A preprint of “A Bayesian hermeneutic” — the cogsci paper Thomas Rutten & I worked on last summer in Mexico City — is available at Research Gate here. It aims to introduce a new subfield of hermeneutics we term “predictive hermeneutics.”
There are two parts to an argument I want to make but lack the qualifications: 1) showing poetry, and poets in large, express, across their corpus, a worldview or way of seeing; 2) showing that literary-theoretic discourse actively leverages poets as concept handles in meta-level discourse (discourse about discourse; that is, to talk about how… Continue reading Corpus as Concept: Poetic Sensibilities in Literary-Theoretic Discourse
Visual art — representational imagery — begins somewhere between fifty and one-hundred thousand years ago, overlapping with the Upper Paleolithic Transition. The period consists of rapid gains in tool technologies alongside the beginnings of modern symbolic thought, with human societies developing currency systems, dispersed social organizations, and increasingly sophisticated religious belief.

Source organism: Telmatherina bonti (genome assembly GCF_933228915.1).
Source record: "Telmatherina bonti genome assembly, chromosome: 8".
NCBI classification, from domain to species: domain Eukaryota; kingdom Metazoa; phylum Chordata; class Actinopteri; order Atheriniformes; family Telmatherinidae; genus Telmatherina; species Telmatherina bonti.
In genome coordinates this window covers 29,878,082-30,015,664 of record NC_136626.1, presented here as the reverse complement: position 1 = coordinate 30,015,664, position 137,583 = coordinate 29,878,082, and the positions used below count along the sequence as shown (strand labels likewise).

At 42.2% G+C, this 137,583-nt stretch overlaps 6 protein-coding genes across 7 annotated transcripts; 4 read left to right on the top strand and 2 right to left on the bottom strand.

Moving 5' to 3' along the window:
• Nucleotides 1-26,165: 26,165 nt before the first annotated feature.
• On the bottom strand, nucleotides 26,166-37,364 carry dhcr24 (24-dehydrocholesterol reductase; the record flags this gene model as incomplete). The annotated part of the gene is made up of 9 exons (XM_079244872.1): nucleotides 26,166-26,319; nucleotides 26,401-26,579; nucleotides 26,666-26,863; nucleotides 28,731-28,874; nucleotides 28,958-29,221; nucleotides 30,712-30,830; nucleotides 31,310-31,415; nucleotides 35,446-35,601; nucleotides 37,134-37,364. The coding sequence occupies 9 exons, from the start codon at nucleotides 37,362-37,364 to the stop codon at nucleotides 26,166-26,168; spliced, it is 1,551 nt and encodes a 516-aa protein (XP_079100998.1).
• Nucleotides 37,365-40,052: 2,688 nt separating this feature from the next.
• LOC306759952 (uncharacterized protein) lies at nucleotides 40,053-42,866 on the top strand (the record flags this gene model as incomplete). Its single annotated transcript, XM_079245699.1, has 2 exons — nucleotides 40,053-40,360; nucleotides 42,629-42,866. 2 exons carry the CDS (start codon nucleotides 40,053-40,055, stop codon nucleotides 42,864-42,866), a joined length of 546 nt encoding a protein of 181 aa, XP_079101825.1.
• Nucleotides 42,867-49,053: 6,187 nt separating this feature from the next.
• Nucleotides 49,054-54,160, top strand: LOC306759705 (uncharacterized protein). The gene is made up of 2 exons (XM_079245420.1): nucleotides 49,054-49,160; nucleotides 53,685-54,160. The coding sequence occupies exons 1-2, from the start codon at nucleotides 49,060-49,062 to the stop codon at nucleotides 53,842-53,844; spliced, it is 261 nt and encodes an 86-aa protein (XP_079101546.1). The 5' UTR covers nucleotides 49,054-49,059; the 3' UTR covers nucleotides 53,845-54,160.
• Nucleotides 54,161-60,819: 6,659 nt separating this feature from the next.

From the footnotes of an upcoming piece examining predictive processing and Alva Nöe’s 2015 work on aesthetics, Strange Tools: Nöe makes [his] argument through exclusion: art practices which are not interrogative, which do not challenge existing structures and practices are not, technically speaking, art. Pop songs, to Nöe, aren’t musical art, they’re a first-level human practice (or “organized activity”)… Continue reading Art as the Antithesis of Design
I. Does intentionality matter? Critical consequentialism put to the ultimate test: David Cooper Moore’s “The Scary, Misunderstood Power of a ‘Teen Mom’ Star’s Album” discusses Farrah Abraham’s infamous pop record My Teenage Dream Ended: It’s tempting to consider My Teenage Dream Ended alongside other reality TV star vanity albums, like Paris Hilton’s excellent (and unfairly… Continue reading Genre, Values Hierarchies, & Intentionality in Pop